As lit turns out the first four call-letters were already assigned. It turns out that the FCC at least once had a sense of humor.
Title 18 of the United States Code, Section 1464, prohibits the utterance of “any obscene, indecent or profane language by means of radio communication.” Consistent with a subsequent statute and court case, the Commission's rules prohibit the broadcast of indecent material during the period of 6 a.m. and 10 p.m. FCC decisions also prohibit the broadcast of profane material between 6 a.m. and 10 p.m...
On June 21, 1992, a student DJ at SUNY-Cortland's WSUC played Kid Rock's "Yo-Da-Lin In The Valley," which explicitly describes one of the Kid's favorite sexual acts. All it took was this one mid-afternoon lapse in judgment, and the school owed the US government $23,750.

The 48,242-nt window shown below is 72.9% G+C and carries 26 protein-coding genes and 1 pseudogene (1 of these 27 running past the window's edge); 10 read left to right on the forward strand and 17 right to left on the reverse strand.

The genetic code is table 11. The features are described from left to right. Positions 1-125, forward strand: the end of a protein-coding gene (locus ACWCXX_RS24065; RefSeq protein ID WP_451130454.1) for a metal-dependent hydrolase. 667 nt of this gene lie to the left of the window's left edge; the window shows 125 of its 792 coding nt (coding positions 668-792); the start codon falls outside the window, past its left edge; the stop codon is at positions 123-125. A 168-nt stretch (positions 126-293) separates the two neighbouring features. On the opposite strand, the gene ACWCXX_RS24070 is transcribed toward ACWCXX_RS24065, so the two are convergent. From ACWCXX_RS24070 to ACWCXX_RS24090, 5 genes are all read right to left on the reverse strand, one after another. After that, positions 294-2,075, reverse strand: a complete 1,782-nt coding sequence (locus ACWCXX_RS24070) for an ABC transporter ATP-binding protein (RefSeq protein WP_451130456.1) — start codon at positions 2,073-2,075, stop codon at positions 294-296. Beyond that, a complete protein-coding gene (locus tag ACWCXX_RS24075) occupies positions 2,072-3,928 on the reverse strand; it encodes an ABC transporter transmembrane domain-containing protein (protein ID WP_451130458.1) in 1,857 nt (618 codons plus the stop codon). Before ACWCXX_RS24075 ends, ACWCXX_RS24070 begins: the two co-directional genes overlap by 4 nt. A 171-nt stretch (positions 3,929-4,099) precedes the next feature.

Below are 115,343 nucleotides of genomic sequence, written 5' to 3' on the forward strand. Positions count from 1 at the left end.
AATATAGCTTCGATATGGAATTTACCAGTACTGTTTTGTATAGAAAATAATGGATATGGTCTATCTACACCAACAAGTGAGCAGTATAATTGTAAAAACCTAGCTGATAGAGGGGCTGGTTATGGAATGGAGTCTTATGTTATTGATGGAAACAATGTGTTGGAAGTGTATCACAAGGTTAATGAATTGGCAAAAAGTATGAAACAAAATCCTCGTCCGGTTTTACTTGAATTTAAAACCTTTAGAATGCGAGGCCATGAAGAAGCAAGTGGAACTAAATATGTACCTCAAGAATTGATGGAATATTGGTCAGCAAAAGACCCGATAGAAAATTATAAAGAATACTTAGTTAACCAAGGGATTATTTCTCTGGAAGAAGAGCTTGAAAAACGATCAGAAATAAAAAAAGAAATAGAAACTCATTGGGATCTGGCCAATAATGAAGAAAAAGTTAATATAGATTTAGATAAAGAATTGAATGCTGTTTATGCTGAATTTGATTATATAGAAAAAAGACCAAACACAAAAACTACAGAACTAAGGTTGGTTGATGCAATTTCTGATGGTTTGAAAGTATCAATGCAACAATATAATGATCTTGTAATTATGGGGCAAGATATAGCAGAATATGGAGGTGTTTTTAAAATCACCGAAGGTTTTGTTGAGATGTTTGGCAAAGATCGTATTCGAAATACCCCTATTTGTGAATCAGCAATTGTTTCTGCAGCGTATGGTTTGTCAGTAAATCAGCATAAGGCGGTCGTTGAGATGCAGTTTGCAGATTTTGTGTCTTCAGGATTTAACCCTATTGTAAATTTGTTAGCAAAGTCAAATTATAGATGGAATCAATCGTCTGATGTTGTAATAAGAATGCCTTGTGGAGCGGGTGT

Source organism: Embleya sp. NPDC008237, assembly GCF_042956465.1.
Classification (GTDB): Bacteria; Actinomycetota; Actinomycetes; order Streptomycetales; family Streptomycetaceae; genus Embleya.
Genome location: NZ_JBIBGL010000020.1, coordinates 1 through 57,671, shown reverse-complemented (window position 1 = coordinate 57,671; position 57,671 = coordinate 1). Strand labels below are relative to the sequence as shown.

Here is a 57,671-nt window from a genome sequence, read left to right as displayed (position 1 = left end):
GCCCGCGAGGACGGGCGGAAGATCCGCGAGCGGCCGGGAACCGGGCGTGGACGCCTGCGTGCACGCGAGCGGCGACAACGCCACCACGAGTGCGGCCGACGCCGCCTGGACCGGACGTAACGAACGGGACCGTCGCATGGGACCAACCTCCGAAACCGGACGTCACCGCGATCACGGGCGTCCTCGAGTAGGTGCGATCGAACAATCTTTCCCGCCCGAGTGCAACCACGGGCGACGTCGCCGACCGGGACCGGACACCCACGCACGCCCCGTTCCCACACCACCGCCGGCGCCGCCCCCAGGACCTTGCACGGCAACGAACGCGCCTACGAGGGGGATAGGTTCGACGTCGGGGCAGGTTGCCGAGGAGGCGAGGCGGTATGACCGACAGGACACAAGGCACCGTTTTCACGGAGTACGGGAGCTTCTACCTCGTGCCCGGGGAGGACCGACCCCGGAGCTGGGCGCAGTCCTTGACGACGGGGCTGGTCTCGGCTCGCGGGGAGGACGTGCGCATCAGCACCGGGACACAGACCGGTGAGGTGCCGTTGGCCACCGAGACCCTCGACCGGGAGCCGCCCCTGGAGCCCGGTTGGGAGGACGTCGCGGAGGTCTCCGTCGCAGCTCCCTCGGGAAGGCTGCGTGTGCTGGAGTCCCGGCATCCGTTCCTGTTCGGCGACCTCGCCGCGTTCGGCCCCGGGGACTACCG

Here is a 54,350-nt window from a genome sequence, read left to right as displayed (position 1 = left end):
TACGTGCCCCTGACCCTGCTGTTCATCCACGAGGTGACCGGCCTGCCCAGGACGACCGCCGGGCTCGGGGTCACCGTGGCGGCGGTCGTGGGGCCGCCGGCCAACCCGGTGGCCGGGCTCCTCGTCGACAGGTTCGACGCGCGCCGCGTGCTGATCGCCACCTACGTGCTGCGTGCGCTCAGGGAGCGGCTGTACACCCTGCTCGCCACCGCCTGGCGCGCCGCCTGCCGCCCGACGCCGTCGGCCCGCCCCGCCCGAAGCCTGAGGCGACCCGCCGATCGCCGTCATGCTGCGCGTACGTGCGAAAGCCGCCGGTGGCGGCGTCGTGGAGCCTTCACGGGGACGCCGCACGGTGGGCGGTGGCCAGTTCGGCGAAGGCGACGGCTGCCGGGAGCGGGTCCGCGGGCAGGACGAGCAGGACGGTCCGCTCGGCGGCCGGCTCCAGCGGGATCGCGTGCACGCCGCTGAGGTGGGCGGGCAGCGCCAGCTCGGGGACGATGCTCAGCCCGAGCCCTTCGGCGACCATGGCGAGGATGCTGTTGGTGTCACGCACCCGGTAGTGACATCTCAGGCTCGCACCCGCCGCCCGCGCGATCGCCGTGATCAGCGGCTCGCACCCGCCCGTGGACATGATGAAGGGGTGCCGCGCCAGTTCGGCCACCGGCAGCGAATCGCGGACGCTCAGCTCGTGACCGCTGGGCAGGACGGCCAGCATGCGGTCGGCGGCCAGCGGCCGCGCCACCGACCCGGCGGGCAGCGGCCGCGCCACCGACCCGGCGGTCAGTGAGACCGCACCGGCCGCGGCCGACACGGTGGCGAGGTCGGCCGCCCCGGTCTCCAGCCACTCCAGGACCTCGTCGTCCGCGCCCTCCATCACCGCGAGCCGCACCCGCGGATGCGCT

It was the largest ever fine the FCC ever had levied on a college radio station. Though the base fine would normally be $12,000, the FCC initially adjusted the figure upwards, explaining "the egregious nature of the material exacerbates the violation." Fortunately, after months of bad press the FCC eventually dropped the fine altogether.
Years later, WSUC's current station manager Christopher Ortega can't take any chances. "I'd rather have a boring station than no station at all." With 13 years of hindsight he still well remembers the single song that caused so much trouble.